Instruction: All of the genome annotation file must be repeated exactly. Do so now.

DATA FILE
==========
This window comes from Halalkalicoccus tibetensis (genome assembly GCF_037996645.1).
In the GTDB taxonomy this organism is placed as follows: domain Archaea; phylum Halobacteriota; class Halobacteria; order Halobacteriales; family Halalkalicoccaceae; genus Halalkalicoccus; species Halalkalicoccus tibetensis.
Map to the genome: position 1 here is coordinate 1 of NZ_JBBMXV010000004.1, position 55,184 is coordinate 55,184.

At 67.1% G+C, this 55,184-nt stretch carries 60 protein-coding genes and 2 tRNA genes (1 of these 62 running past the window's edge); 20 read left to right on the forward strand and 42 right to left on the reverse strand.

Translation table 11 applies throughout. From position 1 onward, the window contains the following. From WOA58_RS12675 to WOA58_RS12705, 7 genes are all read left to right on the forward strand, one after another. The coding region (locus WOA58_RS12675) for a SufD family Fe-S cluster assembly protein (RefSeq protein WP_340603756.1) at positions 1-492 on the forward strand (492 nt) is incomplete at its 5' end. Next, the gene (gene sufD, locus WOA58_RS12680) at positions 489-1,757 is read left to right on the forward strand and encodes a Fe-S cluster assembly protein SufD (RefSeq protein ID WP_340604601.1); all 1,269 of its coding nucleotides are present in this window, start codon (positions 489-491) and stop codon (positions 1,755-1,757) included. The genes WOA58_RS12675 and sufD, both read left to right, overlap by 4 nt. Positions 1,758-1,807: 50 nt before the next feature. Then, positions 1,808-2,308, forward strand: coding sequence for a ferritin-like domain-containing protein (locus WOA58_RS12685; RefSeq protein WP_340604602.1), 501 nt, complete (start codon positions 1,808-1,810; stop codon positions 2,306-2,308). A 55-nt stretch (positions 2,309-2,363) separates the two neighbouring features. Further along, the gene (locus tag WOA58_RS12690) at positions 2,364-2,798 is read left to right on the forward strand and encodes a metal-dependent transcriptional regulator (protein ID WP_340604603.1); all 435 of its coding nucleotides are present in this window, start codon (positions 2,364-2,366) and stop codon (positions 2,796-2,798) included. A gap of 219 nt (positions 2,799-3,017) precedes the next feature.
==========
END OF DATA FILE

This window comes from Halalkalicoccus tibetensis (genome assembly GCF_037996645.1).
In the GTDB taxonomy this organism is placed as follows: domain Archaea; phylum Halobacteriota; class Halobacteria; order Halobacteriales; family Halalkalicoccaceae; genus Halalkalicoccus; species Halalkalicoccus tibetensis.
Map to the genome: position 1 here is coordinate 1 of NZ_JBBMXV010000004.1, position 55,184 is coordinate 55,184.

At 67.1% G+C, this 55,184-nt stretch carries 60 protein-coding genes and 2 tRNA genes (1 of these 62 running past the window's edge); 20 read left to right on the forward strand and 42 right to left on the reverse strand.

Translation table 11 applies throughout. From position 1 onward, the window contains the following. From WOA58_RS12675 to WOA58_RS12705, 7 genes are all read left to right on the forward strand, one after another. The coding region (locus WOA58_RS12675) for a SufD family Fe-S cluster assembly protein (RefSeq protein WP_340603756.1) at positions 1-492 on the forward strand (492 nt) is incomplete at its 5' end. Next, the gene (gene sufD, locus WOA58_RS12680) at positions 489-1,757 is read left to right on the forward strand and encodes a Fe-S cluster assembly protein SufD (RefSeq protein ID WP_340604601.1); all 1,269 of its coding nucleotides are present in this window, start codon (positions 489-491) and stop codon (positions 1,755-1,757) included. The genes WOA58_RS12675 and sufD, both read left to right, overlap by 4 nt. Positions 1,758-1,807: 50 nt before the next feature. Then, positions 1,808-2,308, forward strand: coding sequence for a ferritin-like domain-containing protein (locus WOA58_RS12685; RefSeq protein WP_340604602.1), 501 nt, complete (start codon positions 1,808-1,810; stop codon positions 2,306-2,308). A 55-nt stretch (positions 2,309-2,363) separates the two neighbouring features. Further along, the gene (locus tag WOA58_RS12690) at positions 2,364-2,798 is read left to right on the forward strand and encodes a metal-dependent transcriptional regulator (protein ID WP_340604603.1); all 435 of its coding nucleotides are present in this window, start codon (positions 2,364-2,366) and stop codon (positions 2,796-2,798) included. A gap of 219 nt (positions 2,799-3,017) precedes the next feature.